They modeled their program after the competency evaluation format, where nurses are checked off as they go from station to station, demonstrating their competency. "We had three stations, which took about 15 minutes each because we were doing some education and not just evaluating the competency," explains Lasher. There were two to three nurses at each station at every session. This meant that only three nurses from each unit were at the station at any one time, so no area in the cardiovascular services line was strained.
At station one, two presenters demonstrated the agenda-setting tool and explained how to assess for importance and confidence in the selected topic. This was followed with a role-playing session in which one person represented the nurse and another the patient. Through conversation with the nurses, the presenters would assess their understanding of the benefits of using the tools.
At station two, one presenter gave a PowerPoint presentation of the CPR cycle and provided an example of how to use the CPR cycle to teach a patient about discharge medications. Participants then picked another topic, such as a low-sodium diet or monitoring daily weight, and demonstrated the use of the cycle in teaching a patient.
The third station covered documentation and the use of patient education materials. At this station, all standardized patient education materials pertaining to cardiovascular problems were displayed in order to raise awareness. Also, the presenter reviewed the documentation form and gave examples of how to document patient education in each session. "This station was really an opportunity to clarify their misunderstandings and answer questions about the form," says Lasher.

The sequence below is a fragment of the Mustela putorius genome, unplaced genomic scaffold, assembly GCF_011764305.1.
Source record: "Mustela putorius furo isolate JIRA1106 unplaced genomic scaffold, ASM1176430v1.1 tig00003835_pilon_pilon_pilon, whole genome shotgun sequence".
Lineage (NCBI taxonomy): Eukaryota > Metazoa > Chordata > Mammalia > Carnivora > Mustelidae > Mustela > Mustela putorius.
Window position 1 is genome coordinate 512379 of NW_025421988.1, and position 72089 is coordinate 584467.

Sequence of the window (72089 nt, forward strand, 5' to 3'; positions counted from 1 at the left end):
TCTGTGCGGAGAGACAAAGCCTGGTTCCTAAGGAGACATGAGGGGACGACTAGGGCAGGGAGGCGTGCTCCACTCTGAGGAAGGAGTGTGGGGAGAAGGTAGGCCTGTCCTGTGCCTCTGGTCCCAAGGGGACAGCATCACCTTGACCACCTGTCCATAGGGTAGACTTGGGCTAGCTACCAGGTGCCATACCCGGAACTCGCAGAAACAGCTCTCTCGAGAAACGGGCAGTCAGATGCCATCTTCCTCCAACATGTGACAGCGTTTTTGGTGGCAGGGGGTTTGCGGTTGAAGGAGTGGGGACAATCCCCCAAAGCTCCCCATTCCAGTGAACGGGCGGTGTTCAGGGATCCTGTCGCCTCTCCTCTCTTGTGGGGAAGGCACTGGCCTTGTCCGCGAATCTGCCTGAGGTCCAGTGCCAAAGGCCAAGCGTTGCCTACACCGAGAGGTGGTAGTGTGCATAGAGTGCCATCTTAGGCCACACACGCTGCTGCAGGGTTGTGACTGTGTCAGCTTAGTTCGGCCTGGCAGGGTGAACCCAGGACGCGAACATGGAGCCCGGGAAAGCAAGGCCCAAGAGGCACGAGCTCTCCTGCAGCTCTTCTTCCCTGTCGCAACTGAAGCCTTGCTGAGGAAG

The 125 staff who participated in the pilot program that ran in November and December 1999 were asked to evaluate whether or not the presenters met the objectives set for each station and comment on the format. Staff found the mandatory sessions helped them improve their teaching skills. However, the team that created the program found that it was not a very efficient use of the presenters’ time. The stations were scheduled over a two-month period on five separate days with four groups attending each day.
"The conclusions we made were that it is an effective format, but it needs to be condensed into one or two days and made larger so we accommodate more people," says Lasher. They are considering having a cafeteria-style format with 20 stations available and staff being required to select five of the stations. This would help meet the patient teaching needs of a variety of disciplines. For example, outpatient surgery would have different teaching needs from the cardiovascular service line.
For more information on creating a competency-based teaching program, contact:
• Donette Lasher, MAT, Patient Education Coordinator, York Health System, 1001 South George St., York, PA 17405. Telephone: (717) 851-3081. Fax: (717) 851-3049. E-mail: [email protected]
Subscribe Now for Access
You have reached your article limit for the month. We hope you found our articles both enjoyable and insightful. For information on new subscriptions, product trials, alternative billing arrangements or group and site discounts please call 800-688-2421. We look forward to having you as a long-term member of the Relias Media community.